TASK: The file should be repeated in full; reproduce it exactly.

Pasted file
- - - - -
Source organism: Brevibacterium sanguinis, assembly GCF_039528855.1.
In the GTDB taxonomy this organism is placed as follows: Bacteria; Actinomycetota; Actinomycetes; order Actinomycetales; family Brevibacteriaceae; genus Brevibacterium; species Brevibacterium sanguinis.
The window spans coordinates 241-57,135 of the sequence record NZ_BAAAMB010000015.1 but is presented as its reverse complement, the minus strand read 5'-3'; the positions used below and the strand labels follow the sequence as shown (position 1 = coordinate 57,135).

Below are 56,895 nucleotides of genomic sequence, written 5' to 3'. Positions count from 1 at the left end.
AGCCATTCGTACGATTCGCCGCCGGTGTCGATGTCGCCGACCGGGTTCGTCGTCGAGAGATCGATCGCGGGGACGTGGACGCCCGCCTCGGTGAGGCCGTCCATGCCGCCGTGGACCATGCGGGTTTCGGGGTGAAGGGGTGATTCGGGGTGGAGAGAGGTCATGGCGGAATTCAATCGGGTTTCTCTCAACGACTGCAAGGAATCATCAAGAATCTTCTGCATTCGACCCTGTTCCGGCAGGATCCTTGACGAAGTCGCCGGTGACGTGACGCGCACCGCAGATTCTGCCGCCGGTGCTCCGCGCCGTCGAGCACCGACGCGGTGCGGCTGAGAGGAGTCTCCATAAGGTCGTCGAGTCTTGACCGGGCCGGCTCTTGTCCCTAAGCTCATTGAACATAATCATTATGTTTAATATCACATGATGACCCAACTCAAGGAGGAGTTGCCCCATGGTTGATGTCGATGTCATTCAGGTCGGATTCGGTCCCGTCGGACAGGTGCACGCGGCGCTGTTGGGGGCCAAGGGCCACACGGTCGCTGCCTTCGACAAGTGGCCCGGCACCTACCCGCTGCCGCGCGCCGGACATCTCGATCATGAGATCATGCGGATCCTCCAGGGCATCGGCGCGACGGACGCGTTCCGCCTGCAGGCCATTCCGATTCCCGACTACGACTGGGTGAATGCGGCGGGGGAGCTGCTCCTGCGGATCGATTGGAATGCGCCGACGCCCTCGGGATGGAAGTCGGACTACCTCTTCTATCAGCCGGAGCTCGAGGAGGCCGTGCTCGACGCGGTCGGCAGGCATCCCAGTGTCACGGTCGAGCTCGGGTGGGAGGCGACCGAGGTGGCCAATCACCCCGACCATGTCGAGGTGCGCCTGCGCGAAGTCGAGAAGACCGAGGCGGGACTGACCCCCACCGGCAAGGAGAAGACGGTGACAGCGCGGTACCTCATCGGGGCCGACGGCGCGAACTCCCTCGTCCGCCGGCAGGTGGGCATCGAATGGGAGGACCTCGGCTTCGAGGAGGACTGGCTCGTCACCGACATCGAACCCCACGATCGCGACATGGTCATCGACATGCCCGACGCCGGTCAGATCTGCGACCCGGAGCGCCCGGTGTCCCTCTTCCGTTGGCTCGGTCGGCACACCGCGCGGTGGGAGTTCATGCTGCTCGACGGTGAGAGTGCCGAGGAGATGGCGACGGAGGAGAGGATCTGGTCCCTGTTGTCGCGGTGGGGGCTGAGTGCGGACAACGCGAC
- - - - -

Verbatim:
Source organism: Brevibacterium sanguinis, assembly GCF_039528855.1.
In the GTDB taxonomy this organism is placed as follows: Bacteria; Actinomycetota; Actinomycetes; order Actinomycetales; family Brevibacteriaceae; genus Brevibacterium; species Brevibacterium sanguinis.
The window spans coordinates 241-57,135 of the sequence record NZ_BAAAMB010000015.1 but is presented as its reverse complement, the minus strand read 5'-3'; the positions used below and the strand labels follow the sequence as shown (position 1 = coordinate 57,135).

Below are 56,895 nucleotides of genomic sequence, written 5' to 3'. Positions count from 1 at the left end.
AGCCATTCGTACGATTCGCCGCCGGTGTCGATGTCGCCGACCGGGTTCGTCGTCGAGAGATCGATCGCGGGGACGTGGACGCCCGCCTCGGTGAGGCCGTCCATGCCGCCGTGGACCATGCGGGTTTCGGGGTGAAGGGGTGATTCGGGGTGGAGAGAGGTCATGGCGGAATTCAATCGGGTTTCTCTCAACGACTGCAAGGAATCATCAAGAATCTTCTGCATTCGACCCTGTTCCGGCAGGATCCTTGACGAAGTCGCCGGTGACGTGACGCGCACCGCAGATTCTGCCGCCGGTGCTCCGCGCCGTCGAGCACCGACGCGGTGCGGCTGAGAGGAGTCTCCATAAGGTCGTCGAGTCTTGACCGGGCCGGCTCTTGTCCCTAAGCTCATTGAACATAATCATTATGTTTAATATCACATGATGACCCAACTCAAGGAGGAGTTGCCCCATGGTTGATGTCGATGTCATTCAGGTCGGATTCGGTCCCGTCGGACAGGTGCACGCGGCGCTGTTGGGGGCCAAGGGCCACACGGTCGCTGCCTTCGACAAGTGGCCCGGCACCTACCCGCTGCCGCGCGCCGGACATCTCGATCATGAGATCATGCGGATCCTCCAGGGCATCGGCGCGACGGACGCGTTCCGCCTGCAGGCCATTCCGATTCCCGACTACGACTGGGTGAATGCGGCGGGGGAGCTGCTCCTGCGGATCGATTGGAATGCGCCGACGCCCTCGGGATGGAAGTCGGACTACCTCTTCTATCAGCCGGAGCTCGAGGAGGCCGTGCTCGACGCGGTCGGCAGGCATCCCAGTGTCACGGTCGAGCTCGGGTGGGAGGCGACCGAGGTGGCCAATCACCCCGACCATGTCGAGGTGCGCCTGCGCGAAGTCGAGAAGACCGAGGCGGGACTGACCCCCACCGGCAAGGAGAAGACGGTGACAGCGCGGTACCTCATCGGGGCCGACGGCGCGAACTCCCTCGTCCGCCGGCAGGTGGGCATCGAATGGGAGGACCTCGGCTTCGAGGAGGACTGGCTCGTCACCGACATCGAACCCCACGATCGCGACATGGTCATCGACATGCCCGACGCCGGTCAGATCTGCGACCCGGAGCGCCCGGTGTCCCTCTTCCGTTGGCTCGGTCGGCACACCGCGCGGTGGGAGTTCATGCTGCTCGACGGTGAGAGTGCCGAGGAGATGGCGACGGAGGAGAGGATCTGGTCCCTGTTGTCGCGGTGGGGGCTGAGTGCGGACAACGCGAC